Costa Ricans Get Along with All Races
The final two lines of the National Anthem of the country tells it all when it says: "...beneath the limpid blue of thou sky may Work and Peace always live forever ". That Costa Rica is in reality a peaceful country is demonstrated by the fact that it has actively engaged in only two international shooting wars in all of its independent history, one in 1856 against the American filibuster William Walker, who wanted to take over Central America and name himself president of the region, and second, the short war with Panama in 1921 over where the boundary between the two countries should be. This latter war lasted only a few days.
There have been some national skirmishes due mainly to politics, but it was only in 1948 that a serious civil war broke out caused by a presidential election fraud. It lasted only a month. Three-time President Ricardo Jiménez was right when he said that "in Costa Rica no fight, scandal or quarrel lasts more than three days." And generally no intense animosity or bitterness remains afterwards. Disputes are generally ironed -out a la Tica (the Ticoway) where no one seems to lose face and everyone goes on his way without animosity or bloodshed.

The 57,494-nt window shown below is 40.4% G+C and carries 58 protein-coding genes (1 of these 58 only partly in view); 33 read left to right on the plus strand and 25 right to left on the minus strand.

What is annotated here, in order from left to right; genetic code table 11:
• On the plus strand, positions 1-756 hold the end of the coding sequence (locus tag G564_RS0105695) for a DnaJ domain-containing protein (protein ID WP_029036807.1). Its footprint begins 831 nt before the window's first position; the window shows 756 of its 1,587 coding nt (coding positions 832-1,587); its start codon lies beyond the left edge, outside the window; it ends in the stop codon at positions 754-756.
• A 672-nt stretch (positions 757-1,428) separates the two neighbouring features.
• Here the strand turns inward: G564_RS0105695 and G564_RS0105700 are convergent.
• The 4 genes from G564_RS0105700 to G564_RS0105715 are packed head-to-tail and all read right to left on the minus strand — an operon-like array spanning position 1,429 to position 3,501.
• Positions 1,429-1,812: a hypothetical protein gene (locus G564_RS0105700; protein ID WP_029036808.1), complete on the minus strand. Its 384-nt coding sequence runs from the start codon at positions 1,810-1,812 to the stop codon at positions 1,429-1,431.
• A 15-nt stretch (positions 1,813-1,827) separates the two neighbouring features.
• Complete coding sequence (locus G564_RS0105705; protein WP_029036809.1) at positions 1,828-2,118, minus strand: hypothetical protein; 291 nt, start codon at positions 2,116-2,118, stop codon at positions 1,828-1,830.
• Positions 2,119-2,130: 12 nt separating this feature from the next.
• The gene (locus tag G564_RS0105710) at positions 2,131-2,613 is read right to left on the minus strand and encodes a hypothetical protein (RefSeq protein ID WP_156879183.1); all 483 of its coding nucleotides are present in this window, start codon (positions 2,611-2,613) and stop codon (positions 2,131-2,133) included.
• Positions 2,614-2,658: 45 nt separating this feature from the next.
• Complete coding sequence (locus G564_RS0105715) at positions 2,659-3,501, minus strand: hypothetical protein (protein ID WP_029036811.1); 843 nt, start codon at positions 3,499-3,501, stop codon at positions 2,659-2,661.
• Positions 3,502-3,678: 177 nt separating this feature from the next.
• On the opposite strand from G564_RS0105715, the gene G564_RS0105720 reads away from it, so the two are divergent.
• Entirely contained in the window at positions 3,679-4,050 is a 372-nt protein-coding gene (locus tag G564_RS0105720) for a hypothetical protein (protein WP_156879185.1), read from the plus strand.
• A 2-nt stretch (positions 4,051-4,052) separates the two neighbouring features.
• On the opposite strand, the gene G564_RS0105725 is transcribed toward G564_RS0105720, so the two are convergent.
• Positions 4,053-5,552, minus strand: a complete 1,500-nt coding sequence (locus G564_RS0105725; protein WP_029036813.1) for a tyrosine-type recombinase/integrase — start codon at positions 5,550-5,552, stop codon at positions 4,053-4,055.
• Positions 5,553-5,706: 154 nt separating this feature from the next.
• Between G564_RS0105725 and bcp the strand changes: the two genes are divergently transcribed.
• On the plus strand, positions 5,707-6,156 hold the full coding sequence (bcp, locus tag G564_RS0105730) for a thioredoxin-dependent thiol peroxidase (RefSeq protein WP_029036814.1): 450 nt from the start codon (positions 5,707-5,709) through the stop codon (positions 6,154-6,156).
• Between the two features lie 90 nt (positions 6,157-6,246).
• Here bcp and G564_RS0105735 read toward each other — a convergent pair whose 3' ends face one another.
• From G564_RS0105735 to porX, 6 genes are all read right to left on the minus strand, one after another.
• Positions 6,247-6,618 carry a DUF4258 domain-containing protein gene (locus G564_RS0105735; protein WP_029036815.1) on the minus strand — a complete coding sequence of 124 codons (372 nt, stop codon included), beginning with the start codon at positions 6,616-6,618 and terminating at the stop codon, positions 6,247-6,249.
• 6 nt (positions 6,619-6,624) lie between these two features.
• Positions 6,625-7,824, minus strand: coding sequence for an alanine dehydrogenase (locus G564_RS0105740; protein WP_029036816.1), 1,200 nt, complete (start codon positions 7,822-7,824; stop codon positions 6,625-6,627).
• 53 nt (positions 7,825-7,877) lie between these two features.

Regarding the war with Panama, two of my maternal uncles who participated told me how they and a few hundred other Costa Rican young men went from San José on the train to Puerto Limón where they boarded a small ship which took them to the Panamanian coast. On landing, they were told to go back because the war had ended. Finally, during the administration of President Rafael Angel Calderón Guardia in 1941, the boundary line was set and there have been no squabbles between the two countries since then.
Not so with the northern neighbour. On occasions there have been problems with Nicaragua, especially during the long years of the Somoza administration. In January 1955, a group of young Costa Rican hotheads, with the support of General Somoza, tried to overthrow the legitimately elected president José Figueres Ferrer but failed. To help Costa Rica against Somoza, the United States Government sold it two P-51 fighter planes at the symbolic sum of $1 each. That immediately ended the invasion. In more recent years the quarrels with Nicaragua have been due to problems over the San Juan River that marks the boundary between the two countries.